Description: This option enables putting outgoing messages into the disk buffer of the destination to avoid message loss in case of a system failure on the destination side. It has the following options:

reliable()
Type: yes|no
Default: no

Description: If set to yes, syslog-ng PE cannot lose logs in case of reload/restart, unreachable destination or syslog-ng PE crash. This solution provides a slower, but reliable disk-buffer option. It is created and initialized at startup and gradually grows as new messages arrive. If set to no, the normal disk-buffer will be used. This provides a faster, but less reliable disk-buffer option.

Caution:

Hazard of data loss! If you change the value of reliable() option when there are messages in the disk-buffer, the messages stored in the disk-buffer will be lost.

dir()
Type: string
Default: N/A

Description: Defines the folder where the disk-buffer files are stored. This option has priority over --qdisk-dir=.

Caution:

When creating a new dir() option for a disk buffer, or modifying an existing one, make sure you delete the persist file, or at least remove the relevant persist-entry.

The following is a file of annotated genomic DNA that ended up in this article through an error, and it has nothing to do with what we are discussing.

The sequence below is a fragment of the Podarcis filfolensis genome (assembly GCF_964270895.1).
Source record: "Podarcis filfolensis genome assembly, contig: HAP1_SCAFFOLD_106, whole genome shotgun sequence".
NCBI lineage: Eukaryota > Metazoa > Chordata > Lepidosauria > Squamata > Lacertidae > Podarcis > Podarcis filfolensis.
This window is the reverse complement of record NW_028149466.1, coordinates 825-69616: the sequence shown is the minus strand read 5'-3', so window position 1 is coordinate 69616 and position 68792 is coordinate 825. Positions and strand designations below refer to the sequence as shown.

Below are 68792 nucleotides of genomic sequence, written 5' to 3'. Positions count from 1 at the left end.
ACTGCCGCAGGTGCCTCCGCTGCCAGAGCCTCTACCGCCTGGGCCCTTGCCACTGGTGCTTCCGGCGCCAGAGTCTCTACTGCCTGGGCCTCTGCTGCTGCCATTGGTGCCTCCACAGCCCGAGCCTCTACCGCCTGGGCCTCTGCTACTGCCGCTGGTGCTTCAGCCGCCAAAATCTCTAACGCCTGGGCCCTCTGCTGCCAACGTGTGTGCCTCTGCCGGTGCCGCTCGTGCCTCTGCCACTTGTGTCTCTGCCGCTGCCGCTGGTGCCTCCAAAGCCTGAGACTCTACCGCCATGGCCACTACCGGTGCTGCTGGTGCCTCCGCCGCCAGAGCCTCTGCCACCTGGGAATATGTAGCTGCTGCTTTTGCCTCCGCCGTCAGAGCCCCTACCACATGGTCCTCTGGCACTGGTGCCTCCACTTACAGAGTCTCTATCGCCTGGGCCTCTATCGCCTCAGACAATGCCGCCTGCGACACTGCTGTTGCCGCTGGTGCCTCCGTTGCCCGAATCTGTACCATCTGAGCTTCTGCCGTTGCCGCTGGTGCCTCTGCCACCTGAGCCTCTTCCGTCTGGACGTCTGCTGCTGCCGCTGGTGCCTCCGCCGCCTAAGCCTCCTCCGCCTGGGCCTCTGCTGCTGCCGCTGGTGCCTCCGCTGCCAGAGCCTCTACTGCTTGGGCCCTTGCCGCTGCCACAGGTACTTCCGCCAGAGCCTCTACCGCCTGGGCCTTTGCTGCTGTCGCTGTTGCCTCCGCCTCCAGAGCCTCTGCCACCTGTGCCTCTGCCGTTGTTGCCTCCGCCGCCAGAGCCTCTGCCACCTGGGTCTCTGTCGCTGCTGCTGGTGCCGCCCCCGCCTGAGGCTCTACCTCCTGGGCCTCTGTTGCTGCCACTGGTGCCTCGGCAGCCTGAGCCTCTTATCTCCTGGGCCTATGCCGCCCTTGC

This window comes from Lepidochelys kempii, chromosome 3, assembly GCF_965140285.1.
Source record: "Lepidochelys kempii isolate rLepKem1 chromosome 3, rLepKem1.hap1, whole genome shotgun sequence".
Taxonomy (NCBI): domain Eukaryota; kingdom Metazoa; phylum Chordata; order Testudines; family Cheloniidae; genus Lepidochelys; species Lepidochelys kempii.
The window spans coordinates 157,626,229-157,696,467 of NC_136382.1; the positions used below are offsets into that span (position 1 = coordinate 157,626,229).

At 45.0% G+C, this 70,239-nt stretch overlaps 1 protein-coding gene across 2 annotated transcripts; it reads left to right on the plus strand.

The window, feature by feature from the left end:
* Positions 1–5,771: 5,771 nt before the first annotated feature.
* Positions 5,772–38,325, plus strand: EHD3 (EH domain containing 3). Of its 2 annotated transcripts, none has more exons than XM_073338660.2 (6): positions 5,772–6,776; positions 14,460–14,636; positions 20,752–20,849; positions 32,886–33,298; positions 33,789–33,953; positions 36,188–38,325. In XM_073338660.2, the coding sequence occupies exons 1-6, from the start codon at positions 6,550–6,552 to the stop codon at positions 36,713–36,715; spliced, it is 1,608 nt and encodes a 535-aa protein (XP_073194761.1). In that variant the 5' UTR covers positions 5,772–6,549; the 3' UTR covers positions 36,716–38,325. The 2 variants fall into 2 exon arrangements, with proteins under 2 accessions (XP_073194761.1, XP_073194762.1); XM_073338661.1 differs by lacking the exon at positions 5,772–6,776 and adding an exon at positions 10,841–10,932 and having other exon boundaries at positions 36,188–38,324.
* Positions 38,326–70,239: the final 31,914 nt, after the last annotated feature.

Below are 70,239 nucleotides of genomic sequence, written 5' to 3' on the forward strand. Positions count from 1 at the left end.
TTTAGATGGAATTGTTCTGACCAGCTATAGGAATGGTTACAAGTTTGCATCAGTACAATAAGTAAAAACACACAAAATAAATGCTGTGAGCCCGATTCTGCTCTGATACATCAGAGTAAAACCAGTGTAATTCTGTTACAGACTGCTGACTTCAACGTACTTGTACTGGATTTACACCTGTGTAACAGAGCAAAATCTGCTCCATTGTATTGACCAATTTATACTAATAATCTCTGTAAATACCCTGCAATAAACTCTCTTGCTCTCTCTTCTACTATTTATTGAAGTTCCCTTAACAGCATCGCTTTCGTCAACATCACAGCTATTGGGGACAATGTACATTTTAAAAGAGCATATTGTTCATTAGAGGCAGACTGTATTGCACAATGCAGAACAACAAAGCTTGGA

syslog-ng PE creates disk-buffer files based on the path recorded in the persist file. Therefore, if the persist file or the relevant entry is not deleted after modifying the dir() option, then following a restart, syslog-ng PE will look for or create disk-buffer files in their old location. To ensure that syslog-ng PE uses the new dir() setting, the persist file must not contain any information about the destinations which the disk-buffer file in question belongs to.

disk-buf-size()
Type: number (bytes)
Default:
Description: This is a required option. The maximum size of the disk-buffer in bytes. The minimum value is 1048576 bytes. If you set a smaller value, the minimum value will be used automatically. It replaces the old log-disk-fifo-size() option.
mem-buf-length()
Type: number (messages)
Default: 10000
Description: Use this option if the option reliable() is set to no. This option contains the number of messages stored in overflow queue. It replaces the old log-fifo-size() option. It inherits the value of the global log-fifo-size() option if provided. If it is not provided, the default value is 10000 messages. Note that this option will be ignored if the option reliable() is set to yes.
mem-buf-size()
Type: number (bytes)
Default: 163840000
Description: Use this option if the option reliable() is set to yes. This option contains the size of the messages in bytes that is used in the memory part of the disk buffer. It replaces the old log-fifo-size() option. It does not inherit the value of the global log-fifo-size() option, even if it is provided. Note that this option will be ignored if the option reliable() is set to no.
quot-size()
Type: number (messages)
Default: 64